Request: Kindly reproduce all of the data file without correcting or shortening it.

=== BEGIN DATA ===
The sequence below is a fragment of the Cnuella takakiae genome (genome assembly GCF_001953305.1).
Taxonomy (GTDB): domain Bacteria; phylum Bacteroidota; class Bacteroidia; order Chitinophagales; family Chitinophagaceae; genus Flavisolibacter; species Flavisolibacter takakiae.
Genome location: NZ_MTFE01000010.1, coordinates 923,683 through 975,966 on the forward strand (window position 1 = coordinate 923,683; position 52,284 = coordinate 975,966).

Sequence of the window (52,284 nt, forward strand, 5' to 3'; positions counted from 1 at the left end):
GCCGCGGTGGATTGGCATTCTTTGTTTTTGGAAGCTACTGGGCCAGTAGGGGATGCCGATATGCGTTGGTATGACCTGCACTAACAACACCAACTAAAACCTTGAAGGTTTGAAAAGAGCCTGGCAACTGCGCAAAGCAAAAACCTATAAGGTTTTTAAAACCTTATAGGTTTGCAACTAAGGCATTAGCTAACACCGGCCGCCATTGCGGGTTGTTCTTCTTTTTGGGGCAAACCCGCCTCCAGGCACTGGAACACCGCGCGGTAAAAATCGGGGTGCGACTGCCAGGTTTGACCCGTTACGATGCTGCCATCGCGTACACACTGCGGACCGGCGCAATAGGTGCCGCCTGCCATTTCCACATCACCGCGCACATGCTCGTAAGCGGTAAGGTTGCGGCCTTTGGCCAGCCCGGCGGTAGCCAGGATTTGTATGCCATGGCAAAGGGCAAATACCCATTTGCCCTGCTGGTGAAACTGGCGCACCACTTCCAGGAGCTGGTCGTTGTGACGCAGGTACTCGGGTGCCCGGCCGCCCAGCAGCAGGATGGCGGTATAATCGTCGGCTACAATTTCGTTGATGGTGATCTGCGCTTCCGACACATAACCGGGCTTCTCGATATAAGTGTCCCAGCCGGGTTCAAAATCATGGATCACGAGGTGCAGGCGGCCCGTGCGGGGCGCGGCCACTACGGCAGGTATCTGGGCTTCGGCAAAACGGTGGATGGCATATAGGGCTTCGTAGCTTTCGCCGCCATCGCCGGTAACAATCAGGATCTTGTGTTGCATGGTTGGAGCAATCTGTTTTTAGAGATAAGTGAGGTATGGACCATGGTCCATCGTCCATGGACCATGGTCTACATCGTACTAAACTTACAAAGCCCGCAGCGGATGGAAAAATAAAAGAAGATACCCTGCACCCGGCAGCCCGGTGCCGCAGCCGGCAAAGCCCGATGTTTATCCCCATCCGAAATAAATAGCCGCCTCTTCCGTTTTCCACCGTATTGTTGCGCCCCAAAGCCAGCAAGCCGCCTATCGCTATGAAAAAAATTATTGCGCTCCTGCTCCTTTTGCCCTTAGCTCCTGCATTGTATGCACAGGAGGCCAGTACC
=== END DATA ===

The sequence below is a fragment of the Cnuella takakiae genome (genome assembly GCF_001953305.1).
Taxonomy (GTDB): domain Bacteria; phylum Bacteroidota; class Bacteroidia; order Chitinophagales; family Chitinophagaceae; genus Flavisolibacter; species Flavisolibacter takakiae.
Genome location: NZ_MTFE01000010.1, coordinates 923,683 through 975,966 on the forward strand (window position 1 = coordinate 923,683; position 52,284 = coordinate 975,966).

Sequence of the window (52,284 nt, forward strand, 5' to 3'; positions counted from 1 at the left end):
GCCGCGGTGGATTGGCATTCTTTGTTTTTGGAAGCTACTGGGCCAGTAGGGGATGCCGATATGCGTTGGTATGACCTGCACTAACAACACCAACTAAAACCTTGAAGGTTTGAAAAGAGCCTGGCAACTGCGCAAAGCAAAAACCTATAAGGTTTTTAAAACCTTATAGGTTTGCAACTAAGGCATTAGCTAACACCGGCCGCCATTGCGGGTTGTTCTTCTTTTTGGGGCAAACCCGCCTCCAGGCACTGGAACACCGCGCGGTAAAAATCGGGGTGCGACTGCCAGGTTTGACCCGTTACGATGCTGCCATCGCGTACACACTGCGGACCGGCGCAATAGGTGCCGCCTGCCATTTCCACATCACCGCGCACATGCTCGTAAGCGGTAAGGTTGCGGCCTTTGGCCAGCCCGGCGGTAGCCAGGATTTGTATGCCATGGCAAAGGGCAAATACCCATTTGCCCTGCTGGTGAAACTGGCGCACCACTTCCAGGAGCTGGTCGTTGTGACGCAGGTACTCGGGTGCCCGGCCGCCCAGCAGCAGGATGGCGGTATAATCGTCGGCTACAATTTCGTTGATGGTGATCTGCGCTTCCGACACATAACCGGGCTTCTCGATATAAGTGTCCCAGCCGGGTTCAAAATCATGGATCACGAGGTGCAGGCGGCCCGTGCGGGGCGCGGCCACTACGGCAGGTATCTGGGCTTCGGCAAAACGGTGGATGGCATATAGGGCTTCGTAGCTTTCGCCGCCATCGCCGGTAACAATCAGGATCTTGTGTTGCATGGTTGGAGCAATCTGTTTTTAGAGATAAGTGAGGTATGGACCATGGTCCATCGTCCATGGACCATGGTCTACATCGTACTAAACTTACAAAGCCCGCAGCGGATGGAAAAATAAAAGAAGATACCCTGCACCCGGCAGCCCGGTGCCGCAGCCGGCAAAGCCCGATGTTTATCCCCATCCGAAATAAATAGCCGCCTCTTCCGTTTTCCACCGTATTGTTGCGCCCCAAAGCCAGCAAGCCGCCTATCGCTATGAAAAAAATTATTGCGCTCCTGCTCCTTTTGCCCTTAGCTCCTGCATTGTATGCACAGGAGGCCAGTACC